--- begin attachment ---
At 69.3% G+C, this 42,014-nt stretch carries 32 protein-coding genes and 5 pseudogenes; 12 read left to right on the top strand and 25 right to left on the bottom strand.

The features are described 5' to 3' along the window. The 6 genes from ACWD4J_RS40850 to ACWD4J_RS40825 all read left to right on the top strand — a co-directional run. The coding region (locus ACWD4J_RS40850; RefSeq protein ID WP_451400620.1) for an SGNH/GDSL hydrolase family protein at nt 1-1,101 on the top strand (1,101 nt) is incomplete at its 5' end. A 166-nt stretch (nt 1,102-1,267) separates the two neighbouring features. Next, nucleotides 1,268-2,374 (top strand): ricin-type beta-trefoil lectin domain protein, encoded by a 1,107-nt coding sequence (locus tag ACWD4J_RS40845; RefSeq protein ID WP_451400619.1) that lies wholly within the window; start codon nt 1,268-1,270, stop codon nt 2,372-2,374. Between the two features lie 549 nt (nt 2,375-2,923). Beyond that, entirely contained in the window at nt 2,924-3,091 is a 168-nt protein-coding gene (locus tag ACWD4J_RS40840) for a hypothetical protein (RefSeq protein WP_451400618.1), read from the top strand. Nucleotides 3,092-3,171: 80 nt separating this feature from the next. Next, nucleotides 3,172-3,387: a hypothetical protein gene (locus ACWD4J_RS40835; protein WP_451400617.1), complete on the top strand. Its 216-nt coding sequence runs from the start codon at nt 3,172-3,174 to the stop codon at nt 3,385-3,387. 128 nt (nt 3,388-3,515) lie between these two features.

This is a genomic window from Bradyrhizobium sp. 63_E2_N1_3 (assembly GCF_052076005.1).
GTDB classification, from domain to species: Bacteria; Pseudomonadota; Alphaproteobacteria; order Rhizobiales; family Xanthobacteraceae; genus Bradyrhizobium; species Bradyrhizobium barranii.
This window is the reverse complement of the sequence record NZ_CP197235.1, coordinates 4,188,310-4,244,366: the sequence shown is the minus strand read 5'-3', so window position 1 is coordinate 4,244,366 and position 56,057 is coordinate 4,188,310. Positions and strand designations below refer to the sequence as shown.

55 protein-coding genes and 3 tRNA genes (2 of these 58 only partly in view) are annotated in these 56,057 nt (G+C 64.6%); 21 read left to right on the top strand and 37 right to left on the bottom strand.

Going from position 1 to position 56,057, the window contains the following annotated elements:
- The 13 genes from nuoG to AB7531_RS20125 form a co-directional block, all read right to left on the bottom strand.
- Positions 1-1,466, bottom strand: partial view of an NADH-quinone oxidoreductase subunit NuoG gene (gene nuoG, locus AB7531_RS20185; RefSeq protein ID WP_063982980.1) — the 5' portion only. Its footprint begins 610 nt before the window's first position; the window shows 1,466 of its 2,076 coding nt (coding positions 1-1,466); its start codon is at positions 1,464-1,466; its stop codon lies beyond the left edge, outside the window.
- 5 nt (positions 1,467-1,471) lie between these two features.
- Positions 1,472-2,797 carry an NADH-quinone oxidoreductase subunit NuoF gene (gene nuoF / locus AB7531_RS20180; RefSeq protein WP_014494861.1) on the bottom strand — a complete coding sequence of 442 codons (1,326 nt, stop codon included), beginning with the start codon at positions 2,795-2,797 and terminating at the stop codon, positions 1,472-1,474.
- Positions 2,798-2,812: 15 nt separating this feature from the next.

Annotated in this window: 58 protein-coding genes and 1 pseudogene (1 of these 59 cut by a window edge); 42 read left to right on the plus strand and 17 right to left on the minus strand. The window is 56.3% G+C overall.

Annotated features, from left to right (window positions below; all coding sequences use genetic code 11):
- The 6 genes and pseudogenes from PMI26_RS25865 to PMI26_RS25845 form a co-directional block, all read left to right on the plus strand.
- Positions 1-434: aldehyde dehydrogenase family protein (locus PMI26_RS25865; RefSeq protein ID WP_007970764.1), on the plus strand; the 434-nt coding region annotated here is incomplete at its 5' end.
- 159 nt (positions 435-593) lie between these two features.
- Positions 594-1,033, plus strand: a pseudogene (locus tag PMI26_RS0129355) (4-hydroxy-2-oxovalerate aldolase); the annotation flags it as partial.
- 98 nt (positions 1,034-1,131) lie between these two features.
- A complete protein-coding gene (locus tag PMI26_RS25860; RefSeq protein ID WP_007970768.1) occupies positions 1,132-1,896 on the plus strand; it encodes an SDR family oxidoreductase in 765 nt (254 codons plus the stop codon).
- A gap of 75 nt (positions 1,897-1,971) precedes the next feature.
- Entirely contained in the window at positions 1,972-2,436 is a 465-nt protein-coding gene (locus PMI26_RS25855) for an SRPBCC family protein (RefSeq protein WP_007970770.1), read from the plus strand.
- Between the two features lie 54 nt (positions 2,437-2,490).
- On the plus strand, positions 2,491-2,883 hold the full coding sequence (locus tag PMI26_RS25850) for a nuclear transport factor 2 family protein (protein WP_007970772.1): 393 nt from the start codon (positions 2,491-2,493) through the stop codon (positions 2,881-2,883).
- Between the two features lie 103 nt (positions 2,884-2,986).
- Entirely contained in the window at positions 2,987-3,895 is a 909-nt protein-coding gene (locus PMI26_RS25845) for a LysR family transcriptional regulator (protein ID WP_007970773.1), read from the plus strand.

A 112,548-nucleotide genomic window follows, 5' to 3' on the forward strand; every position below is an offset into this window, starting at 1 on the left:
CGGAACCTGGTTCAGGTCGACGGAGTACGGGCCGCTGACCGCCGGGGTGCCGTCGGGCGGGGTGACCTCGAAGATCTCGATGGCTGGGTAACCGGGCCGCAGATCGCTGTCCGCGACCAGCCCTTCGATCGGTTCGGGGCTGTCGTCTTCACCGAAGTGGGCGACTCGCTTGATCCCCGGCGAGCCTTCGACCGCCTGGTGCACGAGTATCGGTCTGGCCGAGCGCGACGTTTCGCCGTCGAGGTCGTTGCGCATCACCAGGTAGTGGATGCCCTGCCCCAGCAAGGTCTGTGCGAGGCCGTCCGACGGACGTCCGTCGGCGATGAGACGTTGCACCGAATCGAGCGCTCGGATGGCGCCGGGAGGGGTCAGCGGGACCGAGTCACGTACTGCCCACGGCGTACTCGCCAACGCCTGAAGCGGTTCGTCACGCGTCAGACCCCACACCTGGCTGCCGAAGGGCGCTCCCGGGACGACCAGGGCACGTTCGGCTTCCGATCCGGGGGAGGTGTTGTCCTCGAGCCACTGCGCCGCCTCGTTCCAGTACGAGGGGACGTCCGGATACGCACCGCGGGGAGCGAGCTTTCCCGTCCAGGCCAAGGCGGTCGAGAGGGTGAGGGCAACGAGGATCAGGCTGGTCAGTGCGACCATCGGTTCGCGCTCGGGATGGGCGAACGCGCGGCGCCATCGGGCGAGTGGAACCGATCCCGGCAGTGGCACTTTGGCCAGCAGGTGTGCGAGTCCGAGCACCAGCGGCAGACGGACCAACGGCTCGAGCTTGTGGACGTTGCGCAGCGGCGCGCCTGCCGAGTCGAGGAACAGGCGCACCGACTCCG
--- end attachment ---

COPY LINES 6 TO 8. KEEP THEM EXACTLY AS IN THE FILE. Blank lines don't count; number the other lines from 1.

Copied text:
55 protein-coding genes and 3 tRNA genes (2 of these 58 only partly in view) are annotated in these 56,057 nt (G+C 64.6%); 21 read left to right on the top strand and 37 right to left on the bottom strand.

Going from position 1 to position 56,057, the window contains the following annotated elements:
- The 13 genes from nuoG to AB7531_RS20125 form a co-directional block, all read right to left on the bottom strand.